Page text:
Adaptometer


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adaptometer

[‚a‚dap′tä·məd·ər]
(engineering)
An instrument that measures the lowest brightness of an extended area that can barely be detected by the eye.
McGraw-Hill Dictionary of Scientific & Technical Terms, 6E, Copyright © 2003 by The McGraw-Hill Companies, Inc.
The following article is from The Great Soviet Encyclopedia (1979). It might be outdated or ideologically biased.

Adaptometer

 

an apparatus for measuring the optical sensitivity of the eye by finding the minimum light intensity which creates a sensation of light; it is also used to study a number of physiological characteristics of sight, such as the course of adaptation to shadow and vision in twilight.

The design of the adaptometer ensures a smooth variation in the precisely measured intensities of light over a wide range (from 10 million to several hundred million times). When the adaptation to dark is studied over a long time (up to 60 minutes) the investigator seeks the dependence (generally expressed graphically) of the sensitivity of the eye to the interval of time spent in the dark.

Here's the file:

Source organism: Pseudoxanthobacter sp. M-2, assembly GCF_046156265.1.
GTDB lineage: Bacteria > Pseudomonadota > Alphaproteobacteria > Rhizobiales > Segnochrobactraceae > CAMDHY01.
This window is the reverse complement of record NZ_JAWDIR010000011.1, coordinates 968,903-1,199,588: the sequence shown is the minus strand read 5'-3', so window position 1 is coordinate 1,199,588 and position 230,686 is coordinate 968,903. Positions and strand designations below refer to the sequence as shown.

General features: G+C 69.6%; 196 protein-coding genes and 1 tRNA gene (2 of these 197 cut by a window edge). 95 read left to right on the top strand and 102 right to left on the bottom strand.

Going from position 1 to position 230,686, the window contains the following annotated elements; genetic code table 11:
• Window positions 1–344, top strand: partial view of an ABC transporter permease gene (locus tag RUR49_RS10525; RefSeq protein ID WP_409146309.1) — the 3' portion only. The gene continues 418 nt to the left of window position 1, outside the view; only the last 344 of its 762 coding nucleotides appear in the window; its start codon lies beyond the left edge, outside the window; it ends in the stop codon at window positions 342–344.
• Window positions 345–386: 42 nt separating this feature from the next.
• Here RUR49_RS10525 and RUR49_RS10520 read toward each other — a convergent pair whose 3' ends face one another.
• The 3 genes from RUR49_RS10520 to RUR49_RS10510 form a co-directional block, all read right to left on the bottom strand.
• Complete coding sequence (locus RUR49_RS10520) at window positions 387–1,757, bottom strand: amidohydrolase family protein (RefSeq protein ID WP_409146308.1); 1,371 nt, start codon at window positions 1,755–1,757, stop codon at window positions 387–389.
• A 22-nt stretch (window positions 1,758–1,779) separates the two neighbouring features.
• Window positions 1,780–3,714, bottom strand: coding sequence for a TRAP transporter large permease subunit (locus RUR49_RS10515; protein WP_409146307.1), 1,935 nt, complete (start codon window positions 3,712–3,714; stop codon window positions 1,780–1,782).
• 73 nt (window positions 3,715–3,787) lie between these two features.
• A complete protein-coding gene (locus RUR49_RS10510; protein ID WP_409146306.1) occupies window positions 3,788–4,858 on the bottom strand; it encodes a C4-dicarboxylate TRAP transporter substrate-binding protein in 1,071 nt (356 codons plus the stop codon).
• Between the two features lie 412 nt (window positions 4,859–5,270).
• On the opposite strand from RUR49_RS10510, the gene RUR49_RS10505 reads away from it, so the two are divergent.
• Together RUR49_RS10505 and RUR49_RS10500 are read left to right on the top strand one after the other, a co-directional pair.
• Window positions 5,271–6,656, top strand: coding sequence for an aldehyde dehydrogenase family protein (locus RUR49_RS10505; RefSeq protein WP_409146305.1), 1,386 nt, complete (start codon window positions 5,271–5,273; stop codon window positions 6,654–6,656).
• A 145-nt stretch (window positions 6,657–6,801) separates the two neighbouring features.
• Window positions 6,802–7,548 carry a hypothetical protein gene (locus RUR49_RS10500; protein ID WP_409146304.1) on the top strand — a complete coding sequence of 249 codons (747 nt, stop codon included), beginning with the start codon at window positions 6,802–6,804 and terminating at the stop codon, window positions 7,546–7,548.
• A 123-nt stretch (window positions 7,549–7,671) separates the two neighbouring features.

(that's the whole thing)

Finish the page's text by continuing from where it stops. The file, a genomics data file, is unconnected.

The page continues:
In order to obtain a base value for adaptation (during three minutes), the investigator studies the variations of the brightness of colors in dusk visibility.

V. A. KOSTELOVSKII

The Great Soviet Encyclopedia, 3rd Edition (1970-1979). © 2010 The Gale Group, Inc. All rights reserved.
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